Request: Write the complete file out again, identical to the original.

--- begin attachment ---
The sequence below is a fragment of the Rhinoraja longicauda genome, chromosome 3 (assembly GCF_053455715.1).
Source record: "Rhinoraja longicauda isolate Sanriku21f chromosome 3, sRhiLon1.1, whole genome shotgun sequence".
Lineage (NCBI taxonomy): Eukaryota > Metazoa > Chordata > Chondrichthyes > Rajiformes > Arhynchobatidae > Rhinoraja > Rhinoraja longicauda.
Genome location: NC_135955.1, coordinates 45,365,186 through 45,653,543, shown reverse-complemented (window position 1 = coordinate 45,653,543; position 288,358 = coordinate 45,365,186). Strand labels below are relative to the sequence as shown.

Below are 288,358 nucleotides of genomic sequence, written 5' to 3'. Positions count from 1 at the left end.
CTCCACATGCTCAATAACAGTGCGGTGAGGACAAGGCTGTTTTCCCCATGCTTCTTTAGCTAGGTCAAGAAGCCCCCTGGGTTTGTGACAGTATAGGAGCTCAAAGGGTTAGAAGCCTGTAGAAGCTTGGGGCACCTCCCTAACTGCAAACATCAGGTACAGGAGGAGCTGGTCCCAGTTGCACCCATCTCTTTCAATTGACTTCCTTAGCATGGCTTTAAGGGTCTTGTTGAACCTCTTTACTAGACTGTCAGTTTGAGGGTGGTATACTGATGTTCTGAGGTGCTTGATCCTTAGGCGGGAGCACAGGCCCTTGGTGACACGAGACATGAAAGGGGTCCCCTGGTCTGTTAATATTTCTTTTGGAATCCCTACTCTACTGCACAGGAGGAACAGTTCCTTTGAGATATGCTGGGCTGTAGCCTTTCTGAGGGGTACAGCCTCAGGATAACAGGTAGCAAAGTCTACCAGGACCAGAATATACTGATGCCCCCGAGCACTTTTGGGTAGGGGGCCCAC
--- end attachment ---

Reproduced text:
The sequence below is a fragment of the Rhinoraja longicauda genome, chromosome 3 (assembly GCF_053455715.1).
Source record: "Rhinoraja longicauda isolate Sanriku21f chromosome 3, sRhiLon1.1, whole genome shotgun sequence".
Lineage (NCBI taxonomy): Eukaryota > Metazoa > Chordata > Chondrichthyes > Rajiformes > Arhynchobatidae > Rhinoraja > Rhinoraja longicauda.
Genome location: NC_135955.1, coordinates 45,365,186 through 45,653,543, shown reverse-complemented (window position 1 = coordinate 45,653,543; position 288,358 = coordinate 45,365,186). Strand labels below are relative to the sequence as shown.

Below are 288,358 nucleotides of genomic sequence, written 5' to 3'. Positions count from 1 at the left end.
CTCCACATGCTCAATAACAGTGCGGTGAGGACAAGGCTGTTTTCCCCATGCTTCTTTAGCTAGGTCAAGAAGCCCCCTGGGTTTGTGACAGTATAGGAGCTCAAAGGGTTAGAAGCCTGTAGAAGCTTGGGGCACCTCCCTAACTGCAAACATCAGGTACAGGAGGAGCTGGTCCCAGTTGCACCCATCTCTTTCAATTGACTTCCTTAGCATGGCTTTAAGGGTCTTGTTGAACCTCTTTACTAGACTGTCAGTTTGAGGGTGGTATACTGATGTTCTGAGGTGCTTGATCCTTAGGCGGGAGCACAGGCCCTTGGTGACACGAGACATGAAAGGGGTCCCCTGGTCTGTTAATATTTCTTTTGGAATCCCTACTCTACTGCACAGGAGGAACAGTTCCTTTGAGATATGCTGGGCTGTAGCCTTTCTGAGGGGTACAGCCTCAGGATAACAGGTAGCAAAGTCTACCAGGACCAGAATATACTGATGCCCCCGAGCACTTTTGGGTAGGGGGCCCAC